One of the biggest buzzwords of the last five years is “green.” And for good reason. We are understanding more and more the effects of pollution on air, water, and land; we’re also getting a better grasp of how we are contributing to the problem.
That part of the “green” movement has led to a boom of foods, products and services designed to appeal to to our environmental conscience. We can buy organic produce, dairy, eggs and meats; we can buy green cars and energy efficient windows and appliances; and we can shop for a wide array of eco-friendly cleaning products. After all, no one wants to dump harsh chemicals on their family with the products designed to clean their surfaces, dishes and clothing.
The problem is that green cleaning products tend to cost more. So your choice is this: be frugal and put chemicals on your family, or spend more and be green, right? Fortunately for all, it’s not that simple. After all, what did our grandparents and great-grandparents use to clean house? They didn’t have half a dozen brand names to choose from, that’s for sure. The secret to safer, greener cleaning with a budget is easy: vinegar, lemon and baking soda.
This is a fantastic all-purpose cleaner. A simple mix of half vinegar, half water can be used to clean windows or glass (wipe with newspaper or cloth); stains or spills on carpet; and kitchen surfaces like stoves, refrigerators, microwaves, counters, wooden cutting boards etc.
Leaving a bowl of vinegar in a room overnight can help remove odors; adding it to laundry can help remove tough stains and odors like smoke. It can even help prevent colors from running in the wash. In the shower it helps prevent mildew and can be used to remove soap and chemical build up.
Lemon juice can be used to remove soap scum and hard water deposits, as well as clean brass and copper. Putting a whole lemon peel through the garbage disposal will freshen the kitchen and help with odors. You can remove stains from laminate counter tops and cutting boards by squeezing on the juice of a lemon, letting it soak and scrubbing with the lemon itself. The juice can also be used to get rust stains out of clothes.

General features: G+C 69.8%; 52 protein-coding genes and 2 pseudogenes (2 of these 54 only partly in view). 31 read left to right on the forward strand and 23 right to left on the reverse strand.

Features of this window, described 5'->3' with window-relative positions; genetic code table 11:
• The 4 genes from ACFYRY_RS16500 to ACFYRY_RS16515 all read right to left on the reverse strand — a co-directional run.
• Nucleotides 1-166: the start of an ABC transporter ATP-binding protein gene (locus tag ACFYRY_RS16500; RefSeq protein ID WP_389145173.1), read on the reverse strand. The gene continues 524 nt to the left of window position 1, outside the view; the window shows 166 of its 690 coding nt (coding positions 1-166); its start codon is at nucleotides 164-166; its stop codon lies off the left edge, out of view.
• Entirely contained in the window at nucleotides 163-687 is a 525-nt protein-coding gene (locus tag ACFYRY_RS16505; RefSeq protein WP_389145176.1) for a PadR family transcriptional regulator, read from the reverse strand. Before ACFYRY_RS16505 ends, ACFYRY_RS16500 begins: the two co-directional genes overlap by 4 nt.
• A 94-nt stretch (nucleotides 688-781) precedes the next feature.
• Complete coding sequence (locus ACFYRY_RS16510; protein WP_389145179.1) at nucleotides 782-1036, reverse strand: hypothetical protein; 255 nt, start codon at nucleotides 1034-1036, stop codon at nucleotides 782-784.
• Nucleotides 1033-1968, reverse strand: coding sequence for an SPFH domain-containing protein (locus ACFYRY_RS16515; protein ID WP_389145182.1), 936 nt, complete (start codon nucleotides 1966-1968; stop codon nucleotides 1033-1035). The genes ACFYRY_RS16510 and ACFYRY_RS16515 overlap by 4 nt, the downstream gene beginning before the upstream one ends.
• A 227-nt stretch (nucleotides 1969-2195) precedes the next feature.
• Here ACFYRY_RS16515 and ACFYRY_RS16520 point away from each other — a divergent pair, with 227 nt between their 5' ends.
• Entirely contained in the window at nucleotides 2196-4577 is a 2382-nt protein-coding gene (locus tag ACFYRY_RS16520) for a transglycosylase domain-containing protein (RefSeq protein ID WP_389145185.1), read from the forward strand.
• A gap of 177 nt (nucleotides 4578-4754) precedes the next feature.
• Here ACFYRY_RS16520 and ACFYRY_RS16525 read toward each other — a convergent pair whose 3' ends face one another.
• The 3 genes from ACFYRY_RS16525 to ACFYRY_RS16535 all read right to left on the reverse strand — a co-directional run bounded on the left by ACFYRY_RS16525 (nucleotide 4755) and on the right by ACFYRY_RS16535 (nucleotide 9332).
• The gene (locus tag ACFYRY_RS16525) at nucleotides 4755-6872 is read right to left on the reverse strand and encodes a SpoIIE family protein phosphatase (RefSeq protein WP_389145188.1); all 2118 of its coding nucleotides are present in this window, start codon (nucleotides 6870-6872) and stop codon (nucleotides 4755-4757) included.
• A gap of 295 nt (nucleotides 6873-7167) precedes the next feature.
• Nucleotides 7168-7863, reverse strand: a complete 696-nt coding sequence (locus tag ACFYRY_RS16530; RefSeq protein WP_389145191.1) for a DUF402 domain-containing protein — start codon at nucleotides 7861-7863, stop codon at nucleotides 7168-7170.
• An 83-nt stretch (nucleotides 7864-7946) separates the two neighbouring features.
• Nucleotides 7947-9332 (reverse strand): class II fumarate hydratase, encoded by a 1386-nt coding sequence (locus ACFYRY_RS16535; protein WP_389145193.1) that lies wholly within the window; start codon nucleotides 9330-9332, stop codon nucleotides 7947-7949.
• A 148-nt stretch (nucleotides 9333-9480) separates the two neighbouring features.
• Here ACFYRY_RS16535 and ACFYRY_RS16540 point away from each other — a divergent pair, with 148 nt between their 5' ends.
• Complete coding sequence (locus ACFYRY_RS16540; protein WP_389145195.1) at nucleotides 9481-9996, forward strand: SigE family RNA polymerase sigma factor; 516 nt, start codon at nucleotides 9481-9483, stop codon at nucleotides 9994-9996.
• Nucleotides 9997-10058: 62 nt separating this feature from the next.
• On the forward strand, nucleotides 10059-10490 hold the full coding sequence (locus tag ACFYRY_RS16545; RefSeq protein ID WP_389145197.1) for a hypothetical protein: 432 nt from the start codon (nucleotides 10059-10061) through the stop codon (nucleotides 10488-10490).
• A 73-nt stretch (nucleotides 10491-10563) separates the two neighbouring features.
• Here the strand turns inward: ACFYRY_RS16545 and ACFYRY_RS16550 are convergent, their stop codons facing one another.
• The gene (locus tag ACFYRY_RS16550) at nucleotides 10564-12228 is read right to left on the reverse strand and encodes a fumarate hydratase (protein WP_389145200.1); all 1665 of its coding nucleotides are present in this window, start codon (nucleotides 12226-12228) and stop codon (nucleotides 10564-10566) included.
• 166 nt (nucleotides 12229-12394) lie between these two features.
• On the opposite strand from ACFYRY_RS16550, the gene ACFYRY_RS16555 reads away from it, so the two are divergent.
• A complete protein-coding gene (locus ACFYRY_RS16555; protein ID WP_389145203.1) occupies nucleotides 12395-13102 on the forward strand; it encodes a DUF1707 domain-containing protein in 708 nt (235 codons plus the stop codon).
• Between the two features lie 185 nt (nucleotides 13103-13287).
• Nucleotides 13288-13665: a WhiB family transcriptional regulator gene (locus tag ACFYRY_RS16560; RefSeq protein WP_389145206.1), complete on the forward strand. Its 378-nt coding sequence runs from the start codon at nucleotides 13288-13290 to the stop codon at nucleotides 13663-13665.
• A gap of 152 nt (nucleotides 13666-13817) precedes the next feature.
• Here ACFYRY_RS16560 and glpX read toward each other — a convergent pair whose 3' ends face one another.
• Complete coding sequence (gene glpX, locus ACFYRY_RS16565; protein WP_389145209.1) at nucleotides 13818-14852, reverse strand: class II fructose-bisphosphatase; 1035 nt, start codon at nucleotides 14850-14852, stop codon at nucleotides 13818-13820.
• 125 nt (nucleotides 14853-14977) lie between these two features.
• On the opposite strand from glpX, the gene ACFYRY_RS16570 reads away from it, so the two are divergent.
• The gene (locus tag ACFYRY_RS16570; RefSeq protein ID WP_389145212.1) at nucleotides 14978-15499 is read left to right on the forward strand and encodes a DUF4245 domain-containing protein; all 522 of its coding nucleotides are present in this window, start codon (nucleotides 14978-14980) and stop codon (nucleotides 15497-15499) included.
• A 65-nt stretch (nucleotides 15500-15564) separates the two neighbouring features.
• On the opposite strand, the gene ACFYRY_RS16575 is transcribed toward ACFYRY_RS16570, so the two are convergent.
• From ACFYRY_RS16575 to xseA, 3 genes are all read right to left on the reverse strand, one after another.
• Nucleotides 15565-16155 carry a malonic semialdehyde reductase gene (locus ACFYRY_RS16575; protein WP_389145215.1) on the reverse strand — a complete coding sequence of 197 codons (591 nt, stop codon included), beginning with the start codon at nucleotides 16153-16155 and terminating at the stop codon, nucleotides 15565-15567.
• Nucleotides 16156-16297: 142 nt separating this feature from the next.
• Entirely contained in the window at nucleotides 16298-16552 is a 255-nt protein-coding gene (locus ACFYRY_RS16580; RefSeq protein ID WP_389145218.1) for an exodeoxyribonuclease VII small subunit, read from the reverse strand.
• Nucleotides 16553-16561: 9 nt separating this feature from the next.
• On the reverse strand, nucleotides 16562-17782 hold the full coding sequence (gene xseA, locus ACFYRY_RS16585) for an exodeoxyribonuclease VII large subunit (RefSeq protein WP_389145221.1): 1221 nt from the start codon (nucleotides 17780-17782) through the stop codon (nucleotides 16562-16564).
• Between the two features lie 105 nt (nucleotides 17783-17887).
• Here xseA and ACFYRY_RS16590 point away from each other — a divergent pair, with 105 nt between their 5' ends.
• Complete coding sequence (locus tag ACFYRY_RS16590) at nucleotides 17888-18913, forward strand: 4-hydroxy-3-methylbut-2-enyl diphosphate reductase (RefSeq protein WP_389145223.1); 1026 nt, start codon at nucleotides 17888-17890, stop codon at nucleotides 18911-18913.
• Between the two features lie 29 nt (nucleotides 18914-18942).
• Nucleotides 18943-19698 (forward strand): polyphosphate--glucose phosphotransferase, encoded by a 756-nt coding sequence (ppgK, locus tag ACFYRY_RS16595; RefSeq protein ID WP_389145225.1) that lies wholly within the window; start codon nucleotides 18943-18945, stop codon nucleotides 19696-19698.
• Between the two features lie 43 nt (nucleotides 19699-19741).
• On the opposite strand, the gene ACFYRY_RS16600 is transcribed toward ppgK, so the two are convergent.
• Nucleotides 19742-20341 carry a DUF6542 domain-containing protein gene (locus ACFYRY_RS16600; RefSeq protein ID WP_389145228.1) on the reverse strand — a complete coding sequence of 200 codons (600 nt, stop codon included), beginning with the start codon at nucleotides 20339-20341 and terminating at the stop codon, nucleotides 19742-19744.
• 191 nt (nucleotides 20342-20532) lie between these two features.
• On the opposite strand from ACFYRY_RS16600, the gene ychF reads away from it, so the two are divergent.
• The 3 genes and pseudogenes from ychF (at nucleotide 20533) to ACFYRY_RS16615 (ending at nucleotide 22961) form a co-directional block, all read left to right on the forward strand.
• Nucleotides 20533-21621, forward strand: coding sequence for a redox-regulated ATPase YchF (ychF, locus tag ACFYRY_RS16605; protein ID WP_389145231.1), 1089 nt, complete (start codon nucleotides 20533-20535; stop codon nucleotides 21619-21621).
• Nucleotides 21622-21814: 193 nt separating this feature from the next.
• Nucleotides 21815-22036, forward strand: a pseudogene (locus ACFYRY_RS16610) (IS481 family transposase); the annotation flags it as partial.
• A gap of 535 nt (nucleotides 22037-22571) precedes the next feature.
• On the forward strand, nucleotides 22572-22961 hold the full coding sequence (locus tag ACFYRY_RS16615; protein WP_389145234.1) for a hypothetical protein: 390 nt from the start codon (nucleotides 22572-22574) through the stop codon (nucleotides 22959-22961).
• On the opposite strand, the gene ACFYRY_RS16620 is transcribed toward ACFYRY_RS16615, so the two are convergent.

Baking soda is, of course, a great deodorizer; that’s why so many people keep an open box in their refrigerator or freezer. It can be sprinkled in the bottom of the garbage pail for a similar result. But it can also be used to clean and scour surfaces, removing odors and stains.
Burnt-on food in pans can be loosed with a baking-soda-and-water soak overnight. Remove scuffs and grease spots on floor with a sprinkle of baking soda and a wipe with a damp cloth. A paste of baking soda and water, in varying ratios, can be used to clean a variety of surfaces and objects in the kitchen and bathroom.
The key to using these methods successfully is to keep a few tips in mind. Anytime I want to clean something with vinegar, lemon or baking soda, I go online to get some tips on how much to use and how to apply it. Getting multiple sources that recommend a certain use or ratio is always comforting.
Just as you would with any cleaning chemical, you may want to test a small area before cleaning an entire object or surface. You are using these products in a concentrated form, so proceed with due caution. Although they can each be found in your home normally, remember to keep them out of reach of children. After all, large doses of almost anything aren’t good for you!
The next time you’re thinking green, just remember vinegar, lemon and baking soda. They can keep your home safe and clean, and save your wallet, too.
Category: Eco Friendly